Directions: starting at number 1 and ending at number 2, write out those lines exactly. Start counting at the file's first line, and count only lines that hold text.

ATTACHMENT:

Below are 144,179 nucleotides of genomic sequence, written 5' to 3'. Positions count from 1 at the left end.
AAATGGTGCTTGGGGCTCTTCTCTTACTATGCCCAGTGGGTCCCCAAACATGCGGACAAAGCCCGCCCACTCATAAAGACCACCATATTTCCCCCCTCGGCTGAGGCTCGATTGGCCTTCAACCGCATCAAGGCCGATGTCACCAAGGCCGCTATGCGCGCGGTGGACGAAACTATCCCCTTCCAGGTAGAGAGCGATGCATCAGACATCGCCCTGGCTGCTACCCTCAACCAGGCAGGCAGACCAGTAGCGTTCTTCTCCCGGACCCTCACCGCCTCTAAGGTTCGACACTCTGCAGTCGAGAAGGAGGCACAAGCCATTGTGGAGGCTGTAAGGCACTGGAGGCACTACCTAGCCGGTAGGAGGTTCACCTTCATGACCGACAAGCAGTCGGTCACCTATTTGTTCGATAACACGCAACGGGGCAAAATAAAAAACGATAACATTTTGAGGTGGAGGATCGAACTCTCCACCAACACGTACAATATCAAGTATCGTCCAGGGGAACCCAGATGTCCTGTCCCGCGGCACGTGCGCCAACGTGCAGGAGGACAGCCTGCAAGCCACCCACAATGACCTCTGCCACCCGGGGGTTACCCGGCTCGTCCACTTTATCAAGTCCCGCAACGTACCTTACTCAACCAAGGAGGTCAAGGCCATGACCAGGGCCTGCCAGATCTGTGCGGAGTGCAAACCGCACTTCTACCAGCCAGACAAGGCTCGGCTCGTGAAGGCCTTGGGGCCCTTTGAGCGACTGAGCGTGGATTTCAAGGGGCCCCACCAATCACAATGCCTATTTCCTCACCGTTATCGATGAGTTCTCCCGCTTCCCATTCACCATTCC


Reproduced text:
Below are 144,179 nucleotides of genomic sequence, written 5' to 3'. Positions count from 1 at the left end.
AAATGGTGCTTGGGGCTCTTCTCTTACTATGCCCAGTGGGTCCCCAAACATGCGGACAAAGCCCGCCCACTCATAAAGACCACCATATTTCCCCCCTCGGCTGAGGCTCGATTGGCCTTCAACCGCATCAAGGCCGATGTCACCAAGGCCGCTATGCGCGCGGTGGACGAAACTATCCCCTTCCAGGTAGAGAGCGATGCATCAGACATCGCCCTGGCTGCTACCCTCAACCAGGCAGGCAGACCAGTAGCGTTCTTCTCCCGGACCCTCACCGCCTCTAAGGTTCGACACTCTGCAGTCGAGAAGGAGGCACAAGCCATTGTGGAGGCTGTAAGGCACTGGAGGCACTACCTAGCCGGTAGGAGGTTCACCTTCATGACCGACAAGCAGTCGGTCACCTATTTGTTCGATAACACGCAACGGGGCAAAATAAAAAACGATAACATTTTGAGGTGGAGGATCGAACTCTCCACCAACACGTACAATATCAAGTATCGTCCAGGGGAACCCAGATGTCCTGTCCCGCGGCACGTGCGCCAACGTGCAGGAGGACAGCCTGCAAGCCACCCACAATGACCTCTGCCACCCGGGGGTTACCCGGCTCGTCCACTTTATCAAGTCCCGCAACGTACCTTACTCAACCAAGGAGGTCAAGGCCATGACCAGGGCCTGCCAGATCTGTGCGGAGTGCAAACCGCACTTCTACCAGCCAGACAAGGCTCGGCTCGTGAAGGCCTTGGGGCCCTTTGAGCGACTGAGCGTGGATTTCAAGGGGCCCCACCAATCACAATGCCTATTTCCTCACCGTTATCGATGAGTTCTCCCGCTTCCCATTCACCATTCC